Meditations on the Psalms, Editor’s Preface

Father Henry Sebastian BowdenNot as a commentary, with its treatment of each successive verse, these meditations consider each Psalm as containing one leading idea, thus forming a unity in itself. Seeing the numerous subjects each Psalm contains, the recognition of this leading idea or formative principle must require deep reflection and close logical reasoning to trace its development to the exclusion of all else.

We are glad to notice in the present volume the same firmness of conviction and robust faith that appear in the author’s apologetic works, and that his meditations, with their three points, tend to form solid virtues rather than sentimental affections. He faces squarely objections as they occur. For instance to the permission of evil, of pain and sorrow, the most popular argument against the existence of a good God, he replies that evil is permitted to teach us detachment that earth is not our home and to prepare us for eternity.

Bossuet gives two guides for understanding the Psalms. First, God as First Cause. The Psalmist seems to see him not by inference or argument but immediately, within the veil. Thus, in the phenomena of nature, his voice in the thunderstorm breaks the cedars, even the cedars of Lebanon: in the fathomless ocean deep calls upon deep “in the voice of thy cataracts.” So in the moral order he alone is blessed who fears God, and the false gods are mocked; they have eyes and see not, ears and hear not, they are dumb and useless, but the House of Israel hopeth in the Lord. Then, David himself presents the vicissitudes of human life. From an obscure shepherd boy he is appointed King by God, is a mighty victor firm on his throne, then his people in revolt, himself a fugitive from his rebel son, all against him at home and abroad. These dangers without are repeated within: David the saint passes from innocence to sin, from sin to penance, and shews the love of God for a pure soul, his anger when offended, the punishment threatened again, the sweet consolation that comes with contrition and the cry for pardon. All this is mirrored in the Psalms.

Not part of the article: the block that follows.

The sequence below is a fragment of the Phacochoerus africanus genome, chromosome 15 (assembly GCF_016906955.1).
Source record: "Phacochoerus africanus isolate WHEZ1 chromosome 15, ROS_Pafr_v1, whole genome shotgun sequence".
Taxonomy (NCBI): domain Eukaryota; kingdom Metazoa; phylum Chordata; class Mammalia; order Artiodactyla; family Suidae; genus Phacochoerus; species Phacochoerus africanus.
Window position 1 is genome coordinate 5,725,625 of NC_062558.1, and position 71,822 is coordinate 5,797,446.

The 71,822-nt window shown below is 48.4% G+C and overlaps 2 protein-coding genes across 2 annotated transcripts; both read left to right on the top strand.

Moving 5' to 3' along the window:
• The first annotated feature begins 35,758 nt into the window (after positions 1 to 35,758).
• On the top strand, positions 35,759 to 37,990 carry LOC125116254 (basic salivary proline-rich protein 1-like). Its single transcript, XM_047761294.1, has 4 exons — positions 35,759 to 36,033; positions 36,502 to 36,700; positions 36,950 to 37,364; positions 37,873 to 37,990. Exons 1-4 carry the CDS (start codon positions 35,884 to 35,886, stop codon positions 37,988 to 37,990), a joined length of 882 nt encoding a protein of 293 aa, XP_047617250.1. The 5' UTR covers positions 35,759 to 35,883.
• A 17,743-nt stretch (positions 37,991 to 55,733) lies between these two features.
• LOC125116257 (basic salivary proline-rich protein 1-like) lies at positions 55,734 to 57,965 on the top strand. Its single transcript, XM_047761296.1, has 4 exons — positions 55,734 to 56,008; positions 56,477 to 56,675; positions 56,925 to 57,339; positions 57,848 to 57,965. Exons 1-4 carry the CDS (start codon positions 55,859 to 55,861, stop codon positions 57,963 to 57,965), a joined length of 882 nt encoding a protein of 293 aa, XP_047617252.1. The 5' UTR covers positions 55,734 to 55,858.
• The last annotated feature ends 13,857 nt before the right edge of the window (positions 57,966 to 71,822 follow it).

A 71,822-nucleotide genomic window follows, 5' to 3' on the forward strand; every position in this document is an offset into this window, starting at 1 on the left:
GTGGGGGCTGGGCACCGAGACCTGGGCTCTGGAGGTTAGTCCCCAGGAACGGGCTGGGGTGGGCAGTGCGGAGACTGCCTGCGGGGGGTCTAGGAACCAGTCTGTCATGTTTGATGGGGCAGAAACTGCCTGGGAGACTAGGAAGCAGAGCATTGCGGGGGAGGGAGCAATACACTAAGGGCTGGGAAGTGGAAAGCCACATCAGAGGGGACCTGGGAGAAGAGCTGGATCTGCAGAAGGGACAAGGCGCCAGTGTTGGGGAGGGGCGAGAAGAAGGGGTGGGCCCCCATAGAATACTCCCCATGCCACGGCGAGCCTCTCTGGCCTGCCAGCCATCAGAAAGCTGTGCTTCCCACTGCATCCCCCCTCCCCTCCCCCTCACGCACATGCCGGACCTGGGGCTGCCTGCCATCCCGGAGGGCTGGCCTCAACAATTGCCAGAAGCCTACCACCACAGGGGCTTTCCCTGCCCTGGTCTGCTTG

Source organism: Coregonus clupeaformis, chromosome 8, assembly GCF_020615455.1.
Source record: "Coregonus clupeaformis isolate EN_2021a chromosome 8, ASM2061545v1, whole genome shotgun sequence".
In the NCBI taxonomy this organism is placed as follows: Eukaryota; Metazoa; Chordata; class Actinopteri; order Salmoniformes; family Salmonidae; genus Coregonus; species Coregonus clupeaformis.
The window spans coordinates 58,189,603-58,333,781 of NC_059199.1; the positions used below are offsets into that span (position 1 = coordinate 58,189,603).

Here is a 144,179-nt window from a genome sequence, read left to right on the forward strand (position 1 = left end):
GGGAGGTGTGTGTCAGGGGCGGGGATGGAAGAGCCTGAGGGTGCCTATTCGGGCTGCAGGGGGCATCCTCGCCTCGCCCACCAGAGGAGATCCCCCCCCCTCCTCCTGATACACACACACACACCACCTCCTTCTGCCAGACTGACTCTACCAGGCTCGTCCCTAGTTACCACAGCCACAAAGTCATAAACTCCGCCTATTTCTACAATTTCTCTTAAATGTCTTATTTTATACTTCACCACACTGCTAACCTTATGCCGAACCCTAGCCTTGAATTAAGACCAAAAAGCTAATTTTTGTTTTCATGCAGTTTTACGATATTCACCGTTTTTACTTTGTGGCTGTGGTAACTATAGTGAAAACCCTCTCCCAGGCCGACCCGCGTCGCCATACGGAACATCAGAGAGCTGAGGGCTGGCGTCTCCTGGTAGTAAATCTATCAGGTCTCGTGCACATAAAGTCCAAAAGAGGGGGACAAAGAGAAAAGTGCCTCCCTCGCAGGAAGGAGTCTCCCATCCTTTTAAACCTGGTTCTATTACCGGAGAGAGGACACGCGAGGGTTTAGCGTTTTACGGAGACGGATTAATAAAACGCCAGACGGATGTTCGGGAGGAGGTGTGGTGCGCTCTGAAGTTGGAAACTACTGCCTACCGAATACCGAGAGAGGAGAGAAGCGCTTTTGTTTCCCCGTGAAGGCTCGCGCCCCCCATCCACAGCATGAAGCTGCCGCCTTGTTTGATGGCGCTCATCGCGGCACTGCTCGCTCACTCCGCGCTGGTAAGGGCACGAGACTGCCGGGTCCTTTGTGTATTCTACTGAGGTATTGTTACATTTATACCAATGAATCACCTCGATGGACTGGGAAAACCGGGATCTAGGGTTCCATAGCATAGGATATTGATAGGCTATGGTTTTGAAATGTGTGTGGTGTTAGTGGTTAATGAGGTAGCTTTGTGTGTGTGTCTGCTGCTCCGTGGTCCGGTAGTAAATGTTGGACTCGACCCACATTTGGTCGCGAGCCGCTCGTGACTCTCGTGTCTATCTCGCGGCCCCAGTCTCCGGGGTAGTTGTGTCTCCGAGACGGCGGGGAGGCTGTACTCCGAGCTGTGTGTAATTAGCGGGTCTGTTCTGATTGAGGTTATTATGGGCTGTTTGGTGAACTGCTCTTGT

These meditations insist (Psalm 83. Quam dilecta) on the value of the interior life as our home, our journey, and our progess, holiness even in a low degree being worth the struggle. It is approached (Psalm 24. Ad te Domine levavi) with the sense of our own unworthiness, with confidence in God’s mercy, with consciousness of our great needs. Discouragement is to be met by gratitude for our conversion from sin, and for the fact that we are forgiven and in God’s grace. We must hope in God though we pass through a valley of spiritual death. Yielding to depression is faithlessness to God. Throughout the meditations a high ideal is put before us. The Church never says “It is enough,” but always gives grace for further Advance. The detachment proper to Catholics is based on the fact that they are exiles from home and are longing for their release (Psalm 136. Super flumina).

The meditations on the Sacraments, the mysteries, and the feasts, complete the book for notes of sermons, and should be of much value to the preacher as well as for private devotions.

– Father Henry Sebastian Bowden